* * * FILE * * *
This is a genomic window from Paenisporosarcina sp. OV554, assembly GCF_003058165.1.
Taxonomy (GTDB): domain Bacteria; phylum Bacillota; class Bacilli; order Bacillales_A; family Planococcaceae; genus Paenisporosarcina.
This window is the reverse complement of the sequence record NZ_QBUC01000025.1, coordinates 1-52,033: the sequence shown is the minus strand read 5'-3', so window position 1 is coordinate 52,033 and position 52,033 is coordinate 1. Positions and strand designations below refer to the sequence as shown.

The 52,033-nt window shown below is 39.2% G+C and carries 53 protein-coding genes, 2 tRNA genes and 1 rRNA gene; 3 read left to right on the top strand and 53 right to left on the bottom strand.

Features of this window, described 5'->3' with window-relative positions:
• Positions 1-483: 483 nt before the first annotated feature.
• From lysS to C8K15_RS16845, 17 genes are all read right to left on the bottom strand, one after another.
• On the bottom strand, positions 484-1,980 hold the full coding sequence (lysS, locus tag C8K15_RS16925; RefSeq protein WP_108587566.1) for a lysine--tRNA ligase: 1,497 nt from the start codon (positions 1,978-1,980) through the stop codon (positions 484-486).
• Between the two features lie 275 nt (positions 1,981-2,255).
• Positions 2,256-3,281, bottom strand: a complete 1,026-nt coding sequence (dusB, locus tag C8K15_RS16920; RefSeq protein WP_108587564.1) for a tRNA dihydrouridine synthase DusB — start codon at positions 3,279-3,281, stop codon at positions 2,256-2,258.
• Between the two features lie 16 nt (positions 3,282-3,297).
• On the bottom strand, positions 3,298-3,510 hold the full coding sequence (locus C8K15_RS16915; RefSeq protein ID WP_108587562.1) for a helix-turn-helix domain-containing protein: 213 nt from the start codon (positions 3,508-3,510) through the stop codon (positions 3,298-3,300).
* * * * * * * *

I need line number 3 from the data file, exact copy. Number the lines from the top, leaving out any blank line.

This window is the reverse complement of the sequence record NZ_QBUC01000025.1, coordinates 1-52,033: the sequence shown is the minus strand read 5'-3', so window position 1 is coordinate 52,033 and position 52,033 is coordinate 1. Positions and strand designations below refer to the sequence as shown.